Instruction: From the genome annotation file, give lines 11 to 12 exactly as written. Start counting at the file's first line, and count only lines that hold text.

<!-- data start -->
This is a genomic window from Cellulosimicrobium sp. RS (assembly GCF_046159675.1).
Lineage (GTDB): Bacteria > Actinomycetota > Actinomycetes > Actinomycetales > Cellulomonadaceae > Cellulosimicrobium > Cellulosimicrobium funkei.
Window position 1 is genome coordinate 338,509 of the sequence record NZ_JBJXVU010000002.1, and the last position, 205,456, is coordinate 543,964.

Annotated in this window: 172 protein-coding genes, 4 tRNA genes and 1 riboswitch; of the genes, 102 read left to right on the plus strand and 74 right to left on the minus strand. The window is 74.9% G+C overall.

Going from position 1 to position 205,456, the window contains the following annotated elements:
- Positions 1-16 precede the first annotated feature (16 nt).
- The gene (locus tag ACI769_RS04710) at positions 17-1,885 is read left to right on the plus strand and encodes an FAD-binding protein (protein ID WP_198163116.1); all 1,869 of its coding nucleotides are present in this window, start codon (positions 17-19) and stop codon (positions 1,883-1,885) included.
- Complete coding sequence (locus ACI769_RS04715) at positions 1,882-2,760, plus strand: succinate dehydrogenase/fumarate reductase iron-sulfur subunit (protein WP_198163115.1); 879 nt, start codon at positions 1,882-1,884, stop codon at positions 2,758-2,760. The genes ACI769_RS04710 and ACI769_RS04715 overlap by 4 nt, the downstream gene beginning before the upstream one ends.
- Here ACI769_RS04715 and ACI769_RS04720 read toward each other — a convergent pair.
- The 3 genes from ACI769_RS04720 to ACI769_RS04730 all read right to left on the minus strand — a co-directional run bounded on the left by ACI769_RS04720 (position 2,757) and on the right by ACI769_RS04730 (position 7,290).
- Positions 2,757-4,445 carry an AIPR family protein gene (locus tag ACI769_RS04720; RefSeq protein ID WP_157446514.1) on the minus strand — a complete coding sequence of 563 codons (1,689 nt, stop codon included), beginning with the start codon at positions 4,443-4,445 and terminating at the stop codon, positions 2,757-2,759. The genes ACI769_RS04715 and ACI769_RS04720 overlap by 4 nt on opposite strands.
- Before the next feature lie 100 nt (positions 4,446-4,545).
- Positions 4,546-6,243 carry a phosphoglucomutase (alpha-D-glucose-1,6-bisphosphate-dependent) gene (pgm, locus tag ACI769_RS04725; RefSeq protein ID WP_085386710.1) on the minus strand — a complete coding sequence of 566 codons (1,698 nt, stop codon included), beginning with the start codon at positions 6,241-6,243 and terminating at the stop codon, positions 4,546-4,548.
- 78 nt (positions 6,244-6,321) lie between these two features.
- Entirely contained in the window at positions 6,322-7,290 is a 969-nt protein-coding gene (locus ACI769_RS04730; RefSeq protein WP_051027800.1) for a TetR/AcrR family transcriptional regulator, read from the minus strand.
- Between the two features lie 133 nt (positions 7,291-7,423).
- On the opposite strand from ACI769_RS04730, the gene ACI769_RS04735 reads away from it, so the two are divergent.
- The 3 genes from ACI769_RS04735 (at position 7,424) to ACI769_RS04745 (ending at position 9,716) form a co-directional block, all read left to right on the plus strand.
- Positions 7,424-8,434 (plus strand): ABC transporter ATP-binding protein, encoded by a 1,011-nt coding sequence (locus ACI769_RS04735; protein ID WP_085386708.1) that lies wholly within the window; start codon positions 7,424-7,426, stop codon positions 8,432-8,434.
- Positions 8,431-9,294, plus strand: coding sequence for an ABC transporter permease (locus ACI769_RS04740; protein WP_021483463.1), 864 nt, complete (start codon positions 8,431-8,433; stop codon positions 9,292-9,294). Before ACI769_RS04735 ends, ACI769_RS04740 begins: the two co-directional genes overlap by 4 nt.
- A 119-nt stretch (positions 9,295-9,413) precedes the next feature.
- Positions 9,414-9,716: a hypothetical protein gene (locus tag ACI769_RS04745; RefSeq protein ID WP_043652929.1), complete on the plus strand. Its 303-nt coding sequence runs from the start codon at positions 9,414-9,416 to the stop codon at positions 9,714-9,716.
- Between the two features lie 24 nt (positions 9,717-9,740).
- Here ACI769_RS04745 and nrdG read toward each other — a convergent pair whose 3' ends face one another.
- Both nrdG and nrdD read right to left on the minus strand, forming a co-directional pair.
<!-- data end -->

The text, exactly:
- Positions 2,757-4,445 carry an AIPR family protein gene (locus tag ACI769_RS04720; RefSeq protein ID WP_157446514.1) on the minus strand — a complete coding sequence of 563 codons (1,689 nt, stop codon included), beginning with the start codon at positions 4,443-4,445 and terminating at the stop codon, positions 2,757-2,759. The genes ACI769_RS04715 and ACI769_RS04720 overlap by 4 nt on opposite strands.
- Before the next feature lie 100 nt (positions 4,446-4,545).